Future of landfill in Bethlehem debated at state Supreme Court


Monitor staff

Published: 10-03-2023 6:24 PM

The long history of disputes over what to do with trash in New Hampshire came before the state Supreme Court on Tuesday, as has happened before and undoubtedly will again, this time concerning a proposed expansion of the large landfill in the North Country town of Bethlehem. 

The arguments pitted the state Attorney General and an attorney for North Country Environmental Services, which operates the Bethlehem facility owned by Casella Waste, against an attorney for the Conservation Law Foundation. The state Department of Environmental Services says the 50-acre site can expand by a few acres to allow continued operation through 2026 to help meet the state’s solid-waste needs. The CLF and a number of other groups oppose the idea, arguing that it would be used mostly to hold out-of-state trash, which makes up about half the material put into private state landfills.

The permit was blocked last year by the Waste Management Council, which ruled that it did not meet state criteria for public benefit, including fulfilling a need for capacity to get rid of waste generated in New Hampshire.  

The council’s decision was appealed to the state Supreme Court by Casella and the state, leading to Tuesday’s oral arguments.

The Bethlehem landfill has continued operating as the issue is litigated. 

Most of Tuesday’s discussions and questions from the three court justices in attendance revolved around specifics about the public benefit requirement in the state law on solid waste management, especially the definition and timing of projected landfill capacity and shortfalls. This is important because projected shortfalls of landfill capacity within 20-year planning periods are part of the argument for expanding landfills or creating new ones, as Casella is proposing to do in the town of Dalton.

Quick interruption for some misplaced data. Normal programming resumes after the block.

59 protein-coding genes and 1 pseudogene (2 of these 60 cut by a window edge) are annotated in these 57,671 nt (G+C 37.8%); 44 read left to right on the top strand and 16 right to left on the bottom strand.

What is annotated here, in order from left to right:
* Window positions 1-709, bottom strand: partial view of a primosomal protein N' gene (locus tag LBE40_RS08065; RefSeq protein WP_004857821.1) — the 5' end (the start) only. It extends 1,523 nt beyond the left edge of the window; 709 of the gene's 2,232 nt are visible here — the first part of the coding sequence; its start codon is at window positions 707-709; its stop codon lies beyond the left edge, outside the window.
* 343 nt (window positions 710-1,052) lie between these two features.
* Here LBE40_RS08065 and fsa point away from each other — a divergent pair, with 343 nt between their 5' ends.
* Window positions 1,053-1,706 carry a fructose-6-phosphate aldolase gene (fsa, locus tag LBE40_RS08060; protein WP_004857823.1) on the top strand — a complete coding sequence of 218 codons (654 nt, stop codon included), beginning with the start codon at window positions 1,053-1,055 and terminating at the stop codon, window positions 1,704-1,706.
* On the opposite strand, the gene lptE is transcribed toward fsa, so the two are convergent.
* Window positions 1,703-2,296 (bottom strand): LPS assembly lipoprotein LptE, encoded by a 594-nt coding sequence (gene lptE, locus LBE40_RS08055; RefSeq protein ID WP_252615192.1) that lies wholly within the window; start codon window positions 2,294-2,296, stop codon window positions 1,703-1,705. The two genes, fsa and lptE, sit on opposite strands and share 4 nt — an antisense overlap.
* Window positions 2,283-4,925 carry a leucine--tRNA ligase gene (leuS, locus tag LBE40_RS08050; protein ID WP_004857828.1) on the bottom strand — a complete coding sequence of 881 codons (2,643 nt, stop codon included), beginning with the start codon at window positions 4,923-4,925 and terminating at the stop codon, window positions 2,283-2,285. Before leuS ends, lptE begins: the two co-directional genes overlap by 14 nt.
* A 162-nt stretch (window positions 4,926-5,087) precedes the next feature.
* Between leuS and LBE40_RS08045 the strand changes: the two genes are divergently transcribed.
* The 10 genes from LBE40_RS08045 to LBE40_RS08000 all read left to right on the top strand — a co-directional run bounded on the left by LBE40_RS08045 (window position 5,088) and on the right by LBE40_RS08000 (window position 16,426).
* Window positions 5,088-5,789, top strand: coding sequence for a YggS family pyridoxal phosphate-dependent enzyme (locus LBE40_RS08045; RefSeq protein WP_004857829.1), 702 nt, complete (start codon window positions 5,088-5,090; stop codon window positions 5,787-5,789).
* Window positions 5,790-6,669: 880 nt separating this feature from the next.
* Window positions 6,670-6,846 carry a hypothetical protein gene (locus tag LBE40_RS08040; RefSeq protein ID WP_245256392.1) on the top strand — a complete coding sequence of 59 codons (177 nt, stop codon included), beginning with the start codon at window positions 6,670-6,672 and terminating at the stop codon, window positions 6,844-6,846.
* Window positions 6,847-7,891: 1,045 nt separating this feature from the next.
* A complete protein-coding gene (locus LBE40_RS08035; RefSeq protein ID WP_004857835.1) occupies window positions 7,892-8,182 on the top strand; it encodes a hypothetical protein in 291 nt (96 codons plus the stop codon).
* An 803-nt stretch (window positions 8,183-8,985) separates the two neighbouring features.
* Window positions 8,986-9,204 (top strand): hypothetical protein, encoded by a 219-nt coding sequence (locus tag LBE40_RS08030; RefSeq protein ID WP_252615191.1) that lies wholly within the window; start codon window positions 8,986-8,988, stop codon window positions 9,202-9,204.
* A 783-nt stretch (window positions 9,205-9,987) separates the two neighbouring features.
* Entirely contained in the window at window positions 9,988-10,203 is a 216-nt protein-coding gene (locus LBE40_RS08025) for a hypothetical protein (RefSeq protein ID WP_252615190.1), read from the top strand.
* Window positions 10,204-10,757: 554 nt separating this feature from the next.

Senior Assistant Attorney General Allen Brooks argued that uncertainty about need complicated the issue, pointing to this year’s disastrous floods in Vermont that produced vastly more solid waste than was predicted, and said that he “looked forward to the court providing more guidance about certain provisions in the law.”

Attorney Heidi Trimarco for the Conservation Law Foundation argued that the case was relatively straightforward in that the solid waste statute was designed to prevent the situation where “New Hampshire excess capacity becomes a dumping ground for other states that are closing down their landfills.”

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That last point has been central to the landfill debate. Federal interstate commerce laws prevent states from outright banning trash being imported from outside their borders, but Vermont, Maine and Massachusetts have all tightened landfill regulations in recent years. This has often made it cheaper and easier to haul trash to New Hampshire landfills.